We want to obtain the Onstar GPS tracking information for a suspect's car for a certain time frame a few weeks ago. Is the proper method a search warrant under 18.21 (stored electronic communication), regular search warrant, or can the information be obtained via grand jury subpoena?
Depending on the jurisdiction, all of those answers could be correct.
For one point of view:
Lawrence Muir, who teaches a cybercrimes seminar as an adjunct professor at Washington and Lee University School of Law, said that police are now generally required to obtain warrants for GPS attachments after Monday's decision.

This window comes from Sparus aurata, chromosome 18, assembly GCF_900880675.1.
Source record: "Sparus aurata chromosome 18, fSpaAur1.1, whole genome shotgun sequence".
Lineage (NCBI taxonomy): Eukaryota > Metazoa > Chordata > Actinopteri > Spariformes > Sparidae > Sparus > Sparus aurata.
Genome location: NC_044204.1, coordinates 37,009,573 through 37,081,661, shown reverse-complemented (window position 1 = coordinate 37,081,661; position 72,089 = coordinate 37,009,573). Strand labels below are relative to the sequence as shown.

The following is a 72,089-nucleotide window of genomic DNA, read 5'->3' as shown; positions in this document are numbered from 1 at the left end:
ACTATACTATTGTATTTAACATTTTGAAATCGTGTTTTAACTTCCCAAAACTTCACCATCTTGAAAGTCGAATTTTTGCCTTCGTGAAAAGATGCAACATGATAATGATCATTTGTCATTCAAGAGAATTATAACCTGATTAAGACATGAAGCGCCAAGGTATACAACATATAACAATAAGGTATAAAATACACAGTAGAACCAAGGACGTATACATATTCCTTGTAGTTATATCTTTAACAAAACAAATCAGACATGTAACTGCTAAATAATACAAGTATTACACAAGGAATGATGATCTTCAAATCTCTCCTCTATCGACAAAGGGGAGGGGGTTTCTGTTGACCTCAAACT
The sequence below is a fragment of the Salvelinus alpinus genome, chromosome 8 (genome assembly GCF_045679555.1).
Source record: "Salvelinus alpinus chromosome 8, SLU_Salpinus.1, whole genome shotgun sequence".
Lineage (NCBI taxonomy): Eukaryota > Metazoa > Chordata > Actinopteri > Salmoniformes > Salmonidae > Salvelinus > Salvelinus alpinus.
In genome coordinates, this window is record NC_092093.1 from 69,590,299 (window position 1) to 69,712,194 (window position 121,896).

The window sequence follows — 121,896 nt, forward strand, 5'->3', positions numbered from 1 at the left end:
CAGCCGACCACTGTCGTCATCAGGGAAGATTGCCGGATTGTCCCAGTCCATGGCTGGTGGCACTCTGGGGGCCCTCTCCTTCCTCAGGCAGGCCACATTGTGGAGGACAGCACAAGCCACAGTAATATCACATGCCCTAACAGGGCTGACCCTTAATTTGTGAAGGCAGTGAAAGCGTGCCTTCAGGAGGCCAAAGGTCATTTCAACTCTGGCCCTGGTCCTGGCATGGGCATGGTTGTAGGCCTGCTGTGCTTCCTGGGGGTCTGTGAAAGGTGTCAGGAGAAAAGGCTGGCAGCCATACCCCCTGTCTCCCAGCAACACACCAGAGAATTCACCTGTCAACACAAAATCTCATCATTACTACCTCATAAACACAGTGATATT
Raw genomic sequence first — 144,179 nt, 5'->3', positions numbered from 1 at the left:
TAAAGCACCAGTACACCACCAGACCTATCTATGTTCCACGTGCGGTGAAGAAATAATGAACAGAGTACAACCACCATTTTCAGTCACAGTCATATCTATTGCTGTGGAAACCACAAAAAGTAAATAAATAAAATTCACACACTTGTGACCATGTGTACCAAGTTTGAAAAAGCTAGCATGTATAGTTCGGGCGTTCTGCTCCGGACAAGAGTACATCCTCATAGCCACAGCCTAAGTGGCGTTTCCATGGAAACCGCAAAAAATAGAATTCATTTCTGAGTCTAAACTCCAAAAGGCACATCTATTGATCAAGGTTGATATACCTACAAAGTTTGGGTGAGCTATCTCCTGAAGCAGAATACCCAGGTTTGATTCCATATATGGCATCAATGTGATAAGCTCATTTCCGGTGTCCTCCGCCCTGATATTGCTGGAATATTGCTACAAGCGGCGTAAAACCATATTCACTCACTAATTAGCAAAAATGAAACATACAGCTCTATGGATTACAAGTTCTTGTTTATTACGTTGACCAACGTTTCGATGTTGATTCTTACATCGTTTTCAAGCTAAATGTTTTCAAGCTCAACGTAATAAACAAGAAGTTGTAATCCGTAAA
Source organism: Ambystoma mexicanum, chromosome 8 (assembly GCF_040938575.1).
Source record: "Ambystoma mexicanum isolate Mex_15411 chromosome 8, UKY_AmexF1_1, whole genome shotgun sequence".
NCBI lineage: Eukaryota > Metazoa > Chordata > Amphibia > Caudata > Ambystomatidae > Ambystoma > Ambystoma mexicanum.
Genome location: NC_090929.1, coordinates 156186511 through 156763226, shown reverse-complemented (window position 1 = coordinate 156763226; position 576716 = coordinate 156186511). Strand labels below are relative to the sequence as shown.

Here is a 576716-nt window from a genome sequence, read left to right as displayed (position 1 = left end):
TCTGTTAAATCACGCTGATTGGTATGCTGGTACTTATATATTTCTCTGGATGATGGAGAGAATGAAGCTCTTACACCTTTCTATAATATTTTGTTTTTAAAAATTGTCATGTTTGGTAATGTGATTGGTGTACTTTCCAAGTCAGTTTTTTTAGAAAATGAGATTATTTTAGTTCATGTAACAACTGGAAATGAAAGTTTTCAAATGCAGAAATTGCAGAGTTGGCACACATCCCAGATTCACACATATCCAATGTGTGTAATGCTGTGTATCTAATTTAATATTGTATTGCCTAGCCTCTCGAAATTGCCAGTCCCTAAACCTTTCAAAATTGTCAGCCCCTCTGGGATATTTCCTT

But because the majority of justices based their reasoning on property rights, police could use GPS technology to track stolen property without a warrant.
"If OnStar is already tracking a stolen vehicle, I think the police can use that," Muir told NewsCore.
One Congressman recently introduced the Geolocation Privacy and Surveillance Act. The bill creates a legal framework designed to give government agencies, commercial entities, and private citizens clear guidelines for when and how geolocation information can be accessed and used.
If Congress spent half as much time on real issues as they do finding cute acronyms for their pet legislation, this country might not be in the fix it now finds itself.
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